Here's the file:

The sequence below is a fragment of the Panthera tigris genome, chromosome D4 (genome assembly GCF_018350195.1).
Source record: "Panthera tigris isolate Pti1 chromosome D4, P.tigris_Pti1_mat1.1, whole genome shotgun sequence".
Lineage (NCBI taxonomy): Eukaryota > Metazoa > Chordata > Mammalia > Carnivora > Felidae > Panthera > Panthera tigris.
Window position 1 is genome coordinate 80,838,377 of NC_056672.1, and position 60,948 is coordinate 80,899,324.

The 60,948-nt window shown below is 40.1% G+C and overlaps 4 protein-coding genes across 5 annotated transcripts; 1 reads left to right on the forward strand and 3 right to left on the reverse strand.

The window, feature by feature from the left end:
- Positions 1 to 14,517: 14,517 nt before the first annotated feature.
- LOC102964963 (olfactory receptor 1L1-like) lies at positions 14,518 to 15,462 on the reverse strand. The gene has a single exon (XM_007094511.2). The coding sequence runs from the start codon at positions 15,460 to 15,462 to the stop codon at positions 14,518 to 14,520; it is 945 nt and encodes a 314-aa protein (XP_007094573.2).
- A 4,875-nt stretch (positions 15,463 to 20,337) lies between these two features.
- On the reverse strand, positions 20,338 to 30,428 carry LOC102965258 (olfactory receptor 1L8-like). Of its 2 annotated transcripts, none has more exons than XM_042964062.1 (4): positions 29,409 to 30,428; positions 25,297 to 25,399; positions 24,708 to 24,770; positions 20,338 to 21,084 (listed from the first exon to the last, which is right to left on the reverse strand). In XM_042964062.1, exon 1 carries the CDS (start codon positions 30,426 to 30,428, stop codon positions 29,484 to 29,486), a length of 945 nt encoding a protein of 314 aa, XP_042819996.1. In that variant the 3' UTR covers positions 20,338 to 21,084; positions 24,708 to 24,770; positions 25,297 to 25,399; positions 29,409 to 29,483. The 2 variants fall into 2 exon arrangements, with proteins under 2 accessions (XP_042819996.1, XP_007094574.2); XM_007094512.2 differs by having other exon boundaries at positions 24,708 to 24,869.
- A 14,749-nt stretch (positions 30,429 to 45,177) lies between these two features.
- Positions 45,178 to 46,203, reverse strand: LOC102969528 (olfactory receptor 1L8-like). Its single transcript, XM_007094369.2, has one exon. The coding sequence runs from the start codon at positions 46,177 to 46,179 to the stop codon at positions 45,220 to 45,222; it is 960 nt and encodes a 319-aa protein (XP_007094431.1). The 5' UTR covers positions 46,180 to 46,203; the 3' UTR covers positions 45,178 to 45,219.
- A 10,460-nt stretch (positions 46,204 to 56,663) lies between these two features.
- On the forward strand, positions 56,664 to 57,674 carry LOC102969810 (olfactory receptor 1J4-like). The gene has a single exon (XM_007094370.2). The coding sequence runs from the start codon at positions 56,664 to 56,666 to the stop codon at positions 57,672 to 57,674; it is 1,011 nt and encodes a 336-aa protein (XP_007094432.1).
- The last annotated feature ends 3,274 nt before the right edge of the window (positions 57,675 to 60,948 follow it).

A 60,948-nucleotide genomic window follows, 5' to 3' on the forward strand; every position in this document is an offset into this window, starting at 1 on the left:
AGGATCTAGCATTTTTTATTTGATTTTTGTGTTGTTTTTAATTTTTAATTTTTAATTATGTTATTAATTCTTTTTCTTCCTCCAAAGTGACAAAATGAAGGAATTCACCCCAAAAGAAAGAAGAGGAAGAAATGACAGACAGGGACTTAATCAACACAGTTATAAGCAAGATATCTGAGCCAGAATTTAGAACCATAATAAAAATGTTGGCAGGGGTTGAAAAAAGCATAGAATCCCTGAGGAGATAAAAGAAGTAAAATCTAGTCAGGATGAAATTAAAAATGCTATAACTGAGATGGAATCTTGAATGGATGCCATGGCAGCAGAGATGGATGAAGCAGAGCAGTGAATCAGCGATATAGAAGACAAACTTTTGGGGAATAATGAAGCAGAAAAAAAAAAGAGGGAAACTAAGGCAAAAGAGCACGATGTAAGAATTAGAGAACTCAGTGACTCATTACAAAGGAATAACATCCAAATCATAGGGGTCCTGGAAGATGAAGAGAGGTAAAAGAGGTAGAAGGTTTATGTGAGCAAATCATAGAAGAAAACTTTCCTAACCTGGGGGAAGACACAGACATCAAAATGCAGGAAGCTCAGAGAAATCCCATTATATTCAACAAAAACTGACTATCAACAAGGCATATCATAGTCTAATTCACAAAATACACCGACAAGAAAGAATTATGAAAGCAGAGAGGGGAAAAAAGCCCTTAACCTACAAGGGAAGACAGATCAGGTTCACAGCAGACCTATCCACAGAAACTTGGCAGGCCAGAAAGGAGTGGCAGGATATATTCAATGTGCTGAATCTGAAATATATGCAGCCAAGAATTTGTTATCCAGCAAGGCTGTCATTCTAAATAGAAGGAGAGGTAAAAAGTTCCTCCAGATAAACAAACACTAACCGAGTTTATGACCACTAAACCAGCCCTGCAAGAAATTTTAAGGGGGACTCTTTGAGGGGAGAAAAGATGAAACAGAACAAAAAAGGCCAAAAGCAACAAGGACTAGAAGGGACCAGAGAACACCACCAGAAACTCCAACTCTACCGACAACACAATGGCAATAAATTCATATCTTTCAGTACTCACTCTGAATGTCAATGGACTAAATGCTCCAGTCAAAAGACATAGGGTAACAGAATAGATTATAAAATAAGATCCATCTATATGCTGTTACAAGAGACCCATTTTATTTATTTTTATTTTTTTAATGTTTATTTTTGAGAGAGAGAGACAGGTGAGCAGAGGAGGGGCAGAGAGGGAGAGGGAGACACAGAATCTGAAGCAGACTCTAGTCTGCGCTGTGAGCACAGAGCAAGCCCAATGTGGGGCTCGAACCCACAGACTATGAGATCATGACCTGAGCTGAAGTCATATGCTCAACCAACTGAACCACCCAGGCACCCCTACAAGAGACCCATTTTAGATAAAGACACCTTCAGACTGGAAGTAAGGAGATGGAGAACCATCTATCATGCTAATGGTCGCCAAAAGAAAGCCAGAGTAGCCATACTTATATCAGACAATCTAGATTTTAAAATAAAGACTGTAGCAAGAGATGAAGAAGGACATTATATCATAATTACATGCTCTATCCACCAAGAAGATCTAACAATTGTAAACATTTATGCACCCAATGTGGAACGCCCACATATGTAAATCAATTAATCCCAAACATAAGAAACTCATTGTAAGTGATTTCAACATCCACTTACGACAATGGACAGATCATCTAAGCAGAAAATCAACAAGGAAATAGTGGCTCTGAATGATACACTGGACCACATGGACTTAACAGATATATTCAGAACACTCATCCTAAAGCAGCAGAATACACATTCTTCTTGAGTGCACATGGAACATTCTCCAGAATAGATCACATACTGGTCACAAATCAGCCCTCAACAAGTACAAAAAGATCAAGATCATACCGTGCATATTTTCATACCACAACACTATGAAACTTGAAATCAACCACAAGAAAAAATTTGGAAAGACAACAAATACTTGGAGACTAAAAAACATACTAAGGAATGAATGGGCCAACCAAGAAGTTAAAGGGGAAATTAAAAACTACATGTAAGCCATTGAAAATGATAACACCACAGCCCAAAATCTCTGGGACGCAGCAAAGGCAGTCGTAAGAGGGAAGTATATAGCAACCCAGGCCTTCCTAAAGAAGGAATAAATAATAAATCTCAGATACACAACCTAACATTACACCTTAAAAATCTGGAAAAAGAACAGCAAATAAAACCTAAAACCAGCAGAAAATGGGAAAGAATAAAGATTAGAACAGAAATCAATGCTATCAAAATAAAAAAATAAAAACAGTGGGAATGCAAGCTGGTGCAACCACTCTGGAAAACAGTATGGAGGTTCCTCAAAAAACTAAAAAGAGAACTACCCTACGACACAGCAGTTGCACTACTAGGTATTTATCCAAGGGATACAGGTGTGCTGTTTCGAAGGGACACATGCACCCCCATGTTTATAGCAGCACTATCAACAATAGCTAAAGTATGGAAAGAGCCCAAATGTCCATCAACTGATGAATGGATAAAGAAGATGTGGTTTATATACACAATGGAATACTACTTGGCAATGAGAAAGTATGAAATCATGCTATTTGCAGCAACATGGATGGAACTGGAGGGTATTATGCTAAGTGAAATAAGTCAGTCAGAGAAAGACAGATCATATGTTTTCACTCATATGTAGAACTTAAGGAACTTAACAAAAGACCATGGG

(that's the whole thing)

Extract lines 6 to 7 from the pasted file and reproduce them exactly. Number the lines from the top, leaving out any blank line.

The window, feature by feature from the left end:
- Positions 1 to 14,517: 14,517 nt before the first annotated feature.